Astronomy Now Home
Home Magazine Resources Store

On Sale Now!

The October 2014 issue of Astronomy Now is on sale! Order direct from our store (free 1st class post & to UK addresses). Astronomy Now is the only astronomy magazine specially designed to be read on tablets and phones. Download the app from Google Play Store or the Apple App Store.

Cosmic rays efficiently accelerated by exploded stars

Posted: June 26, 2009

Bookmark and Share

Using ESO’s Very Large Telescope and NASA’s Chandra X-ray Observatory, astronomers have shown that cosmic rays from the Milky Way are very efficiently accelerated in the remnants of exploded stars.

Cosmic rays are extremely energetic particles – mostly protons – moving at close to the speed of light. They originate from outside our Solar System and are constantly bombarding the Earth’s atmosphere at a rate of some 100,000 per square metre per second.

“It has long been thought that the super-accelerators that produce these cosmic rays in the Milky Way are the expanding envelopes created by exploded stars, but our observations reveal the smoking gun that proves it,” says Eveline Helder from the Astronomical Institute Utrecht of Utrecht University in the Netherlands.

Part of the stellar remnant from RCW 86. The shock wave visible in this area is very efficient at accelerating particles and the energy used in this process matches the number of cosmic rays observed on Earth. Image: ESO/E. Helder & NASA/Chandra.

Helder, along with colleague Jacco Vink and others, have come up with a measurement that indicates that stellar explosions – supernova events – are indeed able to produce enough accelerated particles to explain the number of cosmic rays that hit the Earth’s atmosphere. The measurement also reveals how much energy is removed from the shocked gas in the stellar explosion and used to accelerate particles.

“Ever since the thirties, people calculated that in order to maintain the cosmic ray energy density in the Galaxy, supernovae should transform about 10 percent of their total kinematic energy into cosmic rays, assuming three supernova explosions per century in the Galaxy,” Helder tells Astronomy Now. “The energy that is used for particle acceleration is at the expense of heating the gas, which is therefore much colder than theory predicts”.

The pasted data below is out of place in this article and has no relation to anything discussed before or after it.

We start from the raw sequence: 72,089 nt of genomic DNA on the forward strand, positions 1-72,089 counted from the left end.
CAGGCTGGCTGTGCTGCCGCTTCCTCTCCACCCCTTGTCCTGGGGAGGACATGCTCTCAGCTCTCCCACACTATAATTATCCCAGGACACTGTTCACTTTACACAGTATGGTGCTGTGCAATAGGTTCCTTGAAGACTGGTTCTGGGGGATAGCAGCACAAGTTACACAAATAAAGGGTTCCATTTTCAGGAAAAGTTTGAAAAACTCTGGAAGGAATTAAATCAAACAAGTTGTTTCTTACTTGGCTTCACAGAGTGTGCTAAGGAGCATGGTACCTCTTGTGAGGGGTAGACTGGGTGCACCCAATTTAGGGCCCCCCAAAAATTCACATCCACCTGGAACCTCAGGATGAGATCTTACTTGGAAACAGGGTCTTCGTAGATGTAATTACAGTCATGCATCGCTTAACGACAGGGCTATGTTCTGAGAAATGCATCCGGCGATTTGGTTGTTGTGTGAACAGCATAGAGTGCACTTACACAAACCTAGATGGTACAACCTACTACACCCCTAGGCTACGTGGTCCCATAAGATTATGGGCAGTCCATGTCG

The team studied supernova remnant RCW 86, the remains of a star that exploded in AD 185 and is located around 8,200 light years away towards the constellation of Circinus. “We measured that for the northeast rim of the supernova remnant RCW 85 a minimum of 50 percent of the energy of the shocked gas went into accelerating cosmic rays,” describes Helder.

wide-field image of the study area This wide-field image contains the area where a team of researchers confirmed that cosmic rays from our Galaxy are very efficiently accelerated in the remnants of exploded stars. The red is centred on the supernova explosion and the boxed area contains an insert of data from the VLT and Chandra. Image: ESO and Digitized Sky Survey 2 /Davide De Martin.

Using ESO’s Very Large Telescope (VLT) the team measured the temperature of the gas right behind the shock wave created by the stellar explosion to be 30 million degrees Celsius, and using Chandra the shock wave was found to be moving at between 10 and 30 million kilometres per hour, based on images taken over the last three years. The surprising outcome of this result is that the temperature is much lower than expected for the shock wave’s velocity.

Helder comments that if the cosmic ray particles were not being accelerated by the supernova event the gas should measure some 500 billion degrees centigrade. “The missing energy is what drives the cosmic rays”, concludes Vink. “You could even say that we have now confirmed the caliber of the gun used to accelerate cosmic rays to their tremendous energies.”

While Helder and colleagues are the first team to use proton temperature to calculate the amount of energy going into accelerating cosmic rays, other groups have found that in the Tycho supernova remnant and the supernova remnant of SN1006, there is a higher compression ration behind the shock front. “Normally, the density behind the shock front is four times the density just in front of the shock. A higher shock compression is an indication for cosmic ray acceleration,” says Helder.

The team plans to expand their study to other remnants, in order to investigate how the efficiency of cosmic ray acceleration depends on shock velocity, density of the local interstellar medium and other parameters.

A paper describing the results appears in today’s issue of the journal Science.

The Planets
From tiny Mercury to distant Neptune and Pluto, The Planets profiles each of the Solar System's members in depth, featuring the latest imagery from space missions. The tallest mountains, the deepest canyons, the strongest winds, raging atmospheric storms, terrain studded with craters and vast worlds of ice are just some of the sights you'll see on this 100-page tour of the planets.

Hubble Reborn
Hubble Reborn takes the reader on a journey through the Universe with spectacular full-colour pictures of galaxies, nebulae, planets and stars as seen through Hubble's eyes, along the way telling the dramatic story of the space telescope, including interviews with key scientists and astronauts.

3D Universe
Witness the most awesome sights of the Universe as they were meant to be seen in this 100-page extravaganza of planets, galaxies and star-scapes, all in 3D!


© 2014 Pole Star Publications Ltd.